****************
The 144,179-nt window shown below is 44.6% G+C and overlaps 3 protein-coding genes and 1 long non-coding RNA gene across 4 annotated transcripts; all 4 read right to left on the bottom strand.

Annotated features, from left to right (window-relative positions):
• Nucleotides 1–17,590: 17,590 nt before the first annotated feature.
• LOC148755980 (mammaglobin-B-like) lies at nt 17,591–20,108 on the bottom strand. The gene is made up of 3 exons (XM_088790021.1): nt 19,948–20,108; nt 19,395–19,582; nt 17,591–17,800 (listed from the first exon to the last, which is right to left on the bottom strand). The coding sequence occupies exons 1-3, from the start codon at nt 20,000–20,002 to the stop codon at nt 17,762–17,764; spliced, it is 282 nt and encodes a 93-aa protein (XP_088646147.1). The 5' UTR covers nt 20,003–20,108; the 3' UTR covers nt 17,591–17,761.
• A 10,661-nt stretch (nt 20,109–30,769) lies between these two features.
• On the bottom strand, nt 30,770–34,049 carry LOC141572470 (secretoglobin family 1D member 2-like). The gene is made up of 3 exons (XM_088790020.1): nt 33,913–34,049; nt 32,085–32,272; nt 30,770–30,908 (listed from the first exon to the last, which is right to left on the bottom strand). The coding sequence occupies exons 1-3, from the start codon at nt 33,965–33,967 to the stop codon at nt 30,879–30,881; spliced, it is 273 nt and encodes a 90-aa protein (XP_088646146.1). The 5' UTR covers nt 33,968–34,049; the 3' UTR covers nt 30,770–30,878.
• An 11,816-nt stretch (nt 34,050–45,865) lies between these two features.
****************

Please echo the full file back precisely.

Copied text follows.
The 144,179-nt window shown below is 44.6% G+C and overlaps 3 protein-coding genes and 1 long non-coding RNA gene across 4 annotated transcripts; all 4 read right to left on the bottom strand.

Annotated features, from left to right (window-relative positions):
• Nucleotides 1–17,590: 17,590 nt before the first annotated feature.
• LOC148755980 (mammaglobin-B-like) lies at nt 17,591–20,108 on the bottom strand. The gene is made up of 3 exons (XM_088790021.1): nt 19,948–20,108; nt 19,395–19,582; nt 17,591–17,800 (listed from the first exon to the last, which is right to left on the bottom strand). The coding sequence occupies exons 1-3, from the start codon at nt 20,000–20,002 to the stop codon at nt 17,762–17,764; spliced, it is 282 nt and encodes a 93-aa protein (XP_088646147.1). The 5' UTR covers nt 20,003–20,108; the 3' UTR covers nt 17,591–17,761.
• A 10,661-nt stretch (nt 20,109–30,769) lies between these two features.
• On the bottom strand, nt 30,770–34,049 carry LOC141572470 (secretoglobin family 1D member 2-like). The gene is made up of 3 exons (XM_088790020.1): nt 33,913–34,049; nt 32,085–32,272; nt 30,770–30,908 (listed from the first exon to the last, which is right to left on the bottom strand). The coding sequence occupies exons 1-3, from the start codon at nt 33,965–33,967 to the stop codon at nt 30,879–30,881; spliced, it is 273 nt and encodes a 90-aa protein (XP_088646146.1). The 5' UTR covers nt 33,968–34,049; the 3' UTR covers nt 30,770–30,878.
• An 11,816-nt stretch (nt 34,050–45,865) lies between these two features.